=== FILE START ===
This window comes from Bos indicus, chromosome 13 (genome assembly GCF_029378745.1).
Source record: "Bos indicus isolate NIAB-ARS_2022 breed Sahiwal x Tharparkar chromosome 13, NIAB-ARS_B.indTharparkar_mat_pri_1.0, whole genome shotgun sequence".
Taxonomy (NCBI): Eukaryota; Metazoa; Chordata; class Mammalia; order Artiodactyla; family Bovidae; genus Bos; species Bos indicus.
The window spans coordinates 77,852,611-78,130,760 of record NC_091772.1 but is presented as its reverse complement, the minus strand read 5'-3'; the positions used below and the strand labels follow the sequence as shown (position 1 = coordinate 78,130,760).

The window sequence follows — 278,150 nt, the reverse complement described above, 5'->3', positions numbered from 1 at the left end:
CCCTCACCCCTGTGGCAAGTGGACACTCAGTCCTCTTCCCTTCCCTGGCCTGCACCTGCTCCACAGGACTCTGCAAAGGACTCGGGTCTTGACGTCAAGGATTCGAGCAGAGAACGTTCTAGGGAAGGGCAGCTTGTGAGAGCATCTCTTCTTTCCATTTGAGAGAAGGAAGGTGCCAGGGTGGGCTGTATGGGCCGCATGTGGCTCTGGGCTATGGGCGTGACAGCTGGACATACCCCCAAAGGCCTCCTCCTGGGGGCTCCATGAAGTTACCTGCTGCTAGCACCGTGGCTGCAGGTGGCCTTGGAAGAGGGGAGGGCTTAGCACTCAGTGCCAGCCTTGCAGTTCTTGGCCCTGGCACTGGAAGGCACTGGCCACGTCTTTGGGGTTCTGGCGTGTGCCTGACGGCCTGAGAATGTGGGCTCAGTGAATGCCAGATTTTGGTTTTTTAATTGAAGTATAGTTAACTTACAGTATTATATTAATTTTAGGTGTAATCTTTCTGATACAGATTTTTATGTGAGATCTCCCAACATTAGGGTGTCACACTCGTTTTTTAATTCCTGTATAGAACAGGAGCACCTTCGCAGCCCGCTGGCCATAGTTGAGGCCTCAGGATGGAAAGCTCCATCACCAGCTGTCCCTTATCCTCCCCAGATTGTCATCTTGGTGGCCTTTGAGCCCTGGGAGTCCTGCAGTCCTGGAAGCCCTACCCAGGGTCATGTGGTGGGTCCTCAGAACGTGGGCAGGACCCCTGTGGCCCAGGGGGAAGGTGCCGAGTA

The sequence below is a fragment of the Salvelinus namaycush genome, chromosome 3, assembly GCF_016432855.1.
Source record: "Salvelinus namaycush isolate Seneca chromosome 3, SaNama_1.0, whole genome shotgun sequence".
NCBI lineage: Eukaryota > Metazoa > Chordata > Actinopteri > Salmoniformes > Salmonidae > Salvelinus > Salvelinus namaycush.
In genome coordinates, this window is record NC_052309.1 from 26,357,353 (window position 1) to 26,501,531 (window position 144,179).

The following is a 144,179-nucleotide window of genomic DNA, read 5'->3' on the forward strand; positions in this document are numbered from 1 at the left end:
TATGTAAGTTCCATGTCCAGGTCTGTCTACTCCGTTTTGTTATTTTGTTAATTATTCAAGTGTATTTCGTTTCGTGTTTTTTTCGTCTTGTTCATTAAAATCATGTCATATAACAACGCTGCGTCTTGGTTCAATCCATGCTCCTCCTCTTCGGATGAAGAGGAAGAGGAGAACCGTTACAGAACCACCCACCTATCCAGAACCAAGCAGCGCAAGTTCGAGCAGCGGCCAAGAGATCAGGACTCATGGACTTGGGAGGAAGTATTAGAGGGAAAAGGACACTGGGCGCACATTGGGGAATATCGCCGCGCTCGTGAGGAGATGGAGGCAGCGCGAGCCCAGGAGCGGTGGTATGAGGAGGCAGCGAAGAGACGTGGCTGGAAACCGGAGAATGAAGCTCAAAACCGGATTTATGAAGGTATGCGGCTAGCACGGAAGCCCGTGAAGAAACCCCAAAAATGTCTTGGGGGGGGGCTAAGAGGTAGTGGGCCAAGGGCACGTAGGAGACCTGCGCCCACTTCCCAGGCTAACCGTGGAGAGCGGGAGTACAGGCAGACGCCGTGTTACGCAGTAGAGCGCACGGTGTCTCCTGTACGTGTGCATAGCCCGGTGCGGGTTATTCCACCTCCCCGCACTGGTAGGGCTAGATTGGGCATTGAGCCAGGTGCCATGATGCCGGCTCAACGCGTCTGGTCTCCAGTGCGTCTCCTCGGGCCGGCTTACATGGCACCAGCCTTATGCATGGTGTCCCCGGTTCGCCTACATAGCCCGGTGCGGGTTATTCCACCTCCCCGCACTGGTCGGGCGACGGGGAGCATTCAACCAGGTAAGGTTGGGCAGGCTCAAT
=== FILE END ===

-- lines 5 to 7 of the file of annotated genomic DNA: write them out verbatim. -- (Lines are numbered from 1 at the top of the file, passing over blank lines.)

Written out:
The window sequence follows — 278,150 nt, the reverse complement described above, 5'->3', positions numbered from 1 at the left end:
CCCTCACCCCTGTGGCAAGTGGACACTCAGTCCTCTTCCCTTCCCTGGCCTGCACCTGCTCCACAGGACTCTGCAAAGGACTCGGGTCTTGACGTCAAGGATTCGAGCAGAGAACGTTCTAGGGAAGGGCAGCTTGTGAGAGCATCTCTTCTTTCCATTTGAGAGAAGGAAGGTGCCAGGGTGGGCTGTATGGGCCGCATGTGGCTCTGGGCTATGGGCGTGACAGCTGGACATACCCCCAAAGGCCTCCTCCTGGGGGCTCCATGAAGTTACCTGCTGCTAGCACCGTGGCTGCAGGTGGCCTTGGAAGAGGGGAGGGCTTAGCACTCAGTGCCAGCCTTGCAGTTCTTGGCCCTGGCACTGGAAGGCACTGGCCACGTCTTTGGGGTTCTGGCGTGTGCCTGACGGCCTGAGAATGTGGGCTCAGTGAATGCCAGATTTTGGTTTTTTAATTGAAGTATAGTTAACTTACAGTATTATATTAATTTTAGGTGTAATCTTTCTGATACAGATTTTTATGTGAGATCTCCCAACATTAGGGTGTCACACTCGTTTTTTAATTCCTGTATAGAACAGGAGCACCTTCGCAGCCCGCTGGCCATAGTTGAGGCCTCAGGATGGAAAGCTCCATCACCAGCTGTCCCTTATCCTCCCCAGATTGTCATCTTGGTGGCCTTTGAGCCCTGGGAGTCCTGCAGTCCTGGAAGCCCTACCCAGGGTCATGTGGTGGGTCCTCAGAACGTGGGCAGGACCCCTGTGGCCCAGGGGGAAGGTGCCGAGTA

The sequence below is a fragment of the Salvelinus namaycush genome, chromosome 3, assembly GCF_016432855.1.